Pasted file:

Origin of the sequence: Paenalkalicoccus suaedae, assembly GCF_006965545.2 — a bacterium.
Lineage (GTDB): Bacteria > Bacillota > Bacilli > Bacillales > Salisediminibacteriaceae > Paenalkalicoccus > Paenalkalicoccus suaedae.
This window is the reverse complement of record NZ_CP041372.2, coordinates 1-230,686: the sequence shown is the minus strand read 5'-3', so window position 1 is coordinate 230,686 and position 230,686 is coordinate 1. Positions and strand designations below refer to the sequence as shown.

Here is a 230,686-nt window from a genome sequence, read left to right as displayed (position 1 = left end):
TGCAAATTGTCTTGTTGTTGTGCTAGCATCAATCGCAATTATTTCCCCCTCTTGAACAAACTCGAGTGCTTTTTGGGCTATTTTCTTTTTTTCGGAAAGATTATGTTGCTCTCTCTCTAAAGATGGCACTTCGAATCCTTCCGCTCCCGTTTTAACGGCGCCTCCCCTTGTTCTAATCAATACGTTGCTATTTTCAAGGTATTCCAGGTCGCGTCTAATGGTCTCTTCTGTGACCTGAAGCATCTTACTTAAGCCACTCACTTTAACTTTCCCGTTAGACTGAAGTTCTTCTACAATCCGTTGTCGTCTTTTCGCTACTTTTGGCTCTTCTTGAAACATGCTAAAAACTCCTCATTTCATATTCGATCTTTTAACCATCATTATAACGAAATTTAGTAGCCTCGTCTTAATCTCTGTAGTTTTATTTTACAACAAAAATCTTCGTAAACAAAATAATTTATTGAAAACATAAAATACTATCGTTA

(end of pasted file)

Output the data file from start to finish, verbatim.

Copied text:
Origin of the sequence: Paenalkalicoccus suaedae, assembly GCF_006965545.2 — a bacterium.
Lineage (GTDB): Bacteria > Bacillota > Bacilli > Bacillales > Salisediminibacteriaceae > Paenalkalicoccus > Paenalkalicoccus suaedae.
This window is the reverse complement of record NZ_CP041372.2, coordinates 1-230,686: the sequence shown is the minus strand read 5'-3', so window position 1 is coordinate 230,686 and position 230,686 is coordinate 1. Positions and strand designations below refer to the sequence as shown.

Here is a 230,686-nt window from a genome sequence, read left to right as displayed (position 1 = left end):
TGCAAATTGTCTTGTTGTTGTGCTAGCATCAATCGCAATTATTTCCCCCTCTTGAACAAACTCGAGTGCTTTTTGGGCTATTTTCTTTTTTTCGGAAAGATTATGTTGCTCTCTCTCTAAAGATGGCACTTCGAATCCTTCCGCTCCCGTTTTAACGGCGCCTCCCCTTGTTCTAATCAATACGTTGCTATTTTCAAGGTATTCCAGGTCGCGTCTAATGGTCTCTTCTGTGACCTGAAGCATCTTACTTAAGCCACTCACTTTAACTTTCCCGTTAGACTGAAGTTCTTCTACAATCCGTTGTCGTCTTTTCGCTACTTTTGGCTCTTCTTGAAACATGCTAAAAACTCCTCATTTCATATTCGATCTTTTAACCATCATTATAACGAAATTTAGTAGCCTCGTCTTAATCTCTGTAGTTTTATTTTACAACAAAAATCTTCGTAAACAAAATAATTTATTGAAAACATAAAATACTATCGTTA